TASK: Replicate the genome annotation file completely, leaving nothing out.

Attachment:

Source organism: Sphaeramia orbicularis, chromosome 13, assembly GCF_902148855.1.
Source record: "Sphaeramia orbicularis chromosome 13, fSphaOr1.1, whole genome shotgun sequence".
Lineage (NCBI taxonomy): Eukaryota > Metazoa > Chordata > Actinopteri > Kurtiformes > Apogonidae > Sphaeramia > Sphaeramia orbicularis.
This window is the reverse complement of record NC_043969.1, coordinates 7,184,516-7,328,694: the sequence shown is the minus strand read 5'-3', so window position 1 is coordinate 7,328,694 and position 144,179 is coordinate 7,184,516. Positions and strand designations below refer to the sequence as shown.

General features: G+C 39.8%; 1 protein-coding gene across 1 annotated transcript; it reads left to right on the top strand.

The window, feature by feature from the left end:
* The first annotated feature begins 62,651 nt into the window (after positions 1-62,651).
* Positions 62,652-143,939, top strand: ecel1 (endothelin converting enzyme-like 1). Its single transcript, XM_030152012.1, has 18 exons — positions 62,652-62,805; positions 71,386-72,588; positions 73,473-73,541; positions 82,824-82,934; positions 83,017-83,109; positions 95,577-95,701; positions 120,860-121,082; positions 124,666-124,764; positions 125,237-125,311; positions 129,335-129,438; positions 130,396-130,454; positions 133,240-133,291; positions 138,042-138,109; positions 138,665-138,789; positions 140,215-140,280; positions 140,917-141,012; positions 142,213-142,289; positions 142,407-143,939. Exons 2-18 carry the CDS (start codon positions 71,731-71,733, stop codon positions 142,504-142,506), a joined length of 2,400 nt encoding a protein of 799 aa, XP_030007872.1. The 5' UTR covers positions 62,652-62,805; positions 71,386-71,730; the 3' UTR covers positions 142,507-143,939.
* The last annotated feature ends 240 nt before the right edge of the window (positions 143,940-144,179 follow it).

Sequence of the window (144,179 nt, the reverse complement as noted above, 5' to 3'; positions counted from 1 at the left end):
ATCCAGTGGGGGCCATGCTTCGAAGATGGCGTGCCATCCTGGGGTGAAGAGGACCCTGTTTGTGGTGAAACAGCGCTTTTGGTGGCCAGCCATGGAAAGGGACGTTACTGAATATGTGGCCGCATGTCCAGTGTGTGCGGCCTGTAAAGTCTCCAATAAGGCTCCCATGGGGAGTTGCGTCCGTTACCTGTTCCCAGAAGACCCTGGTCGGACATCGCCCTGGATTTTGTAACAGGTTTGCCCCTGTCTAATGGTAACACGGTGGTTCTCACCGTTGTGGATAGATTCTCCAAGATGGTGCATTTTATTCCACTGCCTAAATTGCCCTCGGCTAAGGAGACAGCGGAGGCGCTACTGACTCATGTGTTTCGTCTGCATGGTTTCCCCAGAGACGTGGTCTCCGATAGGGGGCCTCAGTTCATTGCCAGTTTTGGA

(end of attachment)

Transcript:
Source organism: Sphaeramia orbicularis, chromosome 13, assembly GCF_902148855.1.
Source record: "Sphaeramia orbicularis chromosome 13, fSphaOr1.1, whole genome shotgun sequence".
Lineage (NCBI taxonomy): Eukaryota > Metazoa > Chordata > Actinopteri > Kurtiformes > Apogonidae > Sphaeramia > Sphaeramia orbicularis.
This window is the reverse complement of record NC_043969.1, coordinates 7,184,516-7,328,694: the sequence shown is the minus strand read 5'-3', so window position 1 is coordinate 7,328,694 and position 144,179 is coordinate 7,184,516. Positions and strand designations below refer to the sequence as shown.

General features: G+C 39.8%; 1 protein-coding gene across 1 annotated transcript; it reads left to right on the top strand.

The window, feature by feature from the left end:
* The first annotated feature begins 62,651 nt into the window (after positions 1-62,651).
* Positions 62,652-143,939, top strand: ecel1 (endothelin converting enzyme-like 1). Its single transcript, XM_030152012.1, has 18 exons — positions 62,652-62,805; positions 71,386-72,588; positions 73,473-73,541; positions 82,824-82,934; positions 83,017-83,109; positions 95,577-95,701; positions 120,860-121,082; positions 124,666-124,764; positions 125,237-125,311; positions 129,335-129,438; positions 130,396-130,454; positions 133,240-133,291; positions 138,042-138,109; positions 138,665-138,789; positions 140,215-140,280; positions 140,917-141,012; positions 142,213-142,289; positions 142,407-143,939. Exons 2-18 carry the CDS (start codon positions 71,731-71,733, stop codon positions 142,504-142,506), a joined length of 2,400 nt encoding a protein of 799 aa, XP_030007872.1. The 5' UTR covers positions 62,652-62,805; positions 71,386-71,730; the 3' UTR covers positions 142,507-143,939.
* The last annotated feature ends 240 nt before the right edge of the window (positions 143,940-144,179 follow it).

Sequence of the window (144,179 nt, the reverse complement as noted above, 5' to 3'; positions counted from 1 at the left end):
ATCCAGTGGGGGCCATGCTTCGAAGATGGCGTGCCATCCTGGGGTGAAGAGGACCCTGTTTGTGGTGAAACAGCGCTTTTGGTGGCCAGCCATGGAAAGGGACGTTACTGAATATGTGGCCGCATGTCCAGTGTGTGCGGCCTGTAAAGTCTCCAATAAGGCTCCCATGGGGAGTTGCGTCCGTTACCTGTTCCCAGAAGACCCTGGTCGGACATCGCCCTGGATTTTGTAACAGGTTTGCCCCTGTCTAATGGTAACACGGTGGTTCTCACCGTTGTGGATAGATTCTCCAAGATGGTGCATTTTATTCCACTGCCTAAATTGCCCTCGGCTAAGGAGACAGCGGAGGCGCTACTGACTCATGTGTTTCGTCTGCATGGTTTCCCCAGAGACGTGGTCTCCGATAGGGGGCCTCAGTTCATTGCCAGTTTTGGA